Teen Who Filmed George Floyd’s Murder Awarded Honorary Pulitzer Prize
Darnella Frazier—who was 17 years old when she shot cell phone video of Derek Chauvin kneeling on George Floyd’s neck for more than nine minutes last year—was given a special Pulitzer Prize citation Friday recognizing her for “the crucial role of citizens in journalists’ quest for truth and justice.”
Prize judges noted that Frazier’s video was largely responsible for spurring protests against police brutality throughout the U.S. and several other countries, representing some of the largest public demonstrations in generations.
Frazier has been praised for recording the encounter, which was crucial in convicting Chauvin—a former Minneapolis police officer—for Floyd’s murder.
She testified about the video at Chauvin’s trial, noting Floyd told Chauvin “I can’t breathe,” and said it seemed like Floyd “knew it was over for him.”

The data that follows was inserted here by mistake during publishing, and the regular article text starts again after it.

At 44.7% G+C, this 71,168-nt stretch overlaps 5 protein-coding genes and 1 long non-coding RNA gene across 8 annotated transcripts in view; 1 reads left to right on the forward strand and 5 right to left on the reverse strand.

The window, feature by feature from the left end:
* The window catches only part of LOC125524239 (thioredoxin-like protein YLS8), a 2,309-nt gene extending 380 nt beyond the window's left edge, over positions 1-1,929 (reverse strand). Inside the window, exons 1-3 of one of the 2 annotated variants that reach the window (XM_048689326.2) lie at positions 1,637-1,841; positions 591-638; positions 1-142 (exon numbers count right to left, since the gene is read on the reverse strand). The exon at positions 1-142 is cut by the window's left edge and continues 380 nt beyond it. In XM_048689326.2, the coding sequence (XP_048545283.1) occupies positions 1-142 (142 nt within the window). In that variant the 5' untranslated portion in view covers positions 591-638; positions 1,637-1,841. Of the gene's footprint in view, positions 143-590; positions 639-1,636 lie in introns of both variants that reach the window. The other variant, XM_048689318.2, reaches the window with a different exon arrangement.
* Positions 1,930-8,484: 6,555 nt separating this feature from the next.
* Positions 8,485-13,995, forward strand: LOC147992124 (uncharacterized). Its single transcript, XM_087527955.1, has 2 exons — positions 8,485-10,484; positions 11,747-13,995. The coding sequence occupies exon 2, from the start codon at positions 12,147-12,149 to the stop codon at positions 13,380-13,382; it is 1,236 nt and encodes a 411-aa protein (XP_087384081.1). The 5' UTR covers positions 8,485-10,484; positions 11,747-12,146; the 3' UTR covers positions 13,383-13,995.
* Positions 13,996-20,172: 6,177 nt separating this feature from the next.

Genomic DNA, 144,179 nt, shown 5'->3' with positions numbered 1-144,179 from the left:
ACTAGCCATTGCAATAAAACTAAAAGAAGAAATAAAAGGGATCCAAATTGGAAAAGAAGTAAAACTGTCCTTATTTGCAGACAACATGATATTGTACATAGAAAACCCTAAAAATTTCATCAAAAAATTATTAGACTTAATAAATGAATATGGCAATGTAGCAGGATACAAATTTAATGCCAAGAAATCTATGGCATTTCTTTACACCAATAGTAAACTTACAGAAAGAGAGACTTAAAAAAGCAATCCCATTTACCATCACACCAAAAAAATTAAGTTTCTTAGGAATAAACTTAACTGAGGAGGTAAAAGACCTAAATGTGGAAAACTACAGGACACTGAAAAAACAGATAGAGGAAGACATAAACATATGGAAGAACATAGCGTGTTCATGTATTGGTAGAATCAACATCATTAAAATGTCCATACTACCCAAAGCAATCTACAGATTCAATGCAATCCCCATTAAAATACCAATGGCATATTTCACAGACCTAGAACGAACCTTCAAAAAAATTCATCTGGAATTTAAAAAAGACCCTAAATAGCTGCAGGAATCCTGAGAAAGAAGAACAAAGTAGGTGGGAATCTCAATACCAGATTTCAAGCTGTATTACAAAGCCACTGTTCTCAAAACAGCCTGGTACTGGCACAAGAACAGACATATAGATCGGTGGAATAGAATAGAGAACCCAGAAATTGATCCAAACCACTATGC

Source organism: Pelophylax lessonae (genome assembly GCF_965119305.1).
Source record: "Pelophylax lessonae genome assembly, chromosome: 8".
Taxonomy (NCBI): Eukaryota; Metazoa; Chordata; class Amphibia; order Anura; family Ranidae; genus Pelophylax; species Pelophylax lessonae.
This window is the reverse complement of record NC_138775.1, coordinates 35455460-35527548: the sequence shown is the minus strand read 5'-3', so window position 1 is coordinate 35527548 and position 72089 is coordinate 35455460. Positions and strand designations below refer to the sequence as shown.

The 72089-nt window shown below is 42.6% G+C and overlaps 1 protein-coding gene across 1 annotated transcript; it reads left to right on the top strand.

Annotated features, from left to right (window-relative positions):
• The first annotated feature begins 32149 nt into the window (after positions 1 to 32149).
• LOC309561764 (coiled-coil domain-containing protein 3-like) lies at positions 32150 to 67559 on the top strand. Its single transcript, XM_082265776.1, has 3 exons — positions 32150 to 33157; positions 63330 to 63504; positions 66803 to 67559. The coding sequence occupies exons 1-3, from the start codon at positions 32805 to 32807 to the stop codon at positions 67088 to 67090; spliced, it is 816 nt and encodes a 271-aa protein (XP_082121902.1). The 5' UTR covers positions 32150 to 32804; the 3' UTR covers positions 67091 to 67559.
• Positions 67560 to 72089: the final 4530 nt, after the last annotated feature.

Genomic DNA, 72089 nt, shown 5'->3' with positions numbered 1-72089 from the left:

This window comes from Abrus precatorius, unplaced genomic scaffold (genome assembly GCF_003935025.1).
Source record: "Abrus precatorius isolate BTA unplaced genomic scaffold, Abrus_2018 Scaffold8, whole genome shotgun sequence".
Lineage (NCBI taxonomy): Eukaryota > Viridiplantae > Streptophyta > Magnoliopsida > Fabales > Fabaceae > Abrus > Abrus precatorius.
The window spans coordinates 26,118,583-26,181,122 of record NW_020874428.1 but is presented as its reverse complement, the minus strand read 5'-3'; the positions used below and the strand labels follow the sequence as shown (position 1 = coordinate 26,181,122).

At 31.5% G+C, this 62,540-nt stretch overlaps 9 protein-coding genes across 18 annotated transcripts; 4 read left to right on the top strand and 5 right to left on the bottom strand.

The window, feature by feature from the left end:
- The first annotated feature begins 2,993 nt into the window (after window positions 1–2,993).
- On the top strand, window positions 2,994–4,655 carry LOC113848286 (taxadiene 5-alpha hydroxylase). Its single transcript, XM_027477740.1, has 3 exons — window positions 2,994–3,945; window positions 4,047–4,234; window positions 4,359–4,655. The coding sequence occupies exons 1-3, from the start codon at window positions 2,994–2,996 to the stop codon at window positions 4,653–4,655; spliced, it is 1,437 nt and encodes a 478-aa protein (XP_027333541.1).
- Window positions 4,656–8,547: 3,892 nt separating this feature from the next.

The staff of the Minneapolis Star Tribune was awarded the Pulitzer Prize for breaking news reporting, considered one of the most prestigious Pulitzer awards, for coverage of Floyd’s murder and its aftermath.
In its full notes recognizing the video, Pulitzer judges said Frazier was recognized, “For courageously recording the murder of George Floyd, a video that spurred protests against police brutality around the world, highlighting the crucial role of citizens in journalists’ quest for truth and justice.”
Floyd was unarmed when he was killed on May 25, 2020, and his death sparked a racial reckoning in the U.S., over issues like police brutality and longstanding public symbols of racism, like Confederate monuments. In April, Chauvin was found guilty of two counts of murder and manslaughter for Floyd’s death. Chauvin is scheduled to be sentenced on June 25.
The Pulitzer Prizes have been awarded annually since 1917 to honor excellence in journalism and the arts.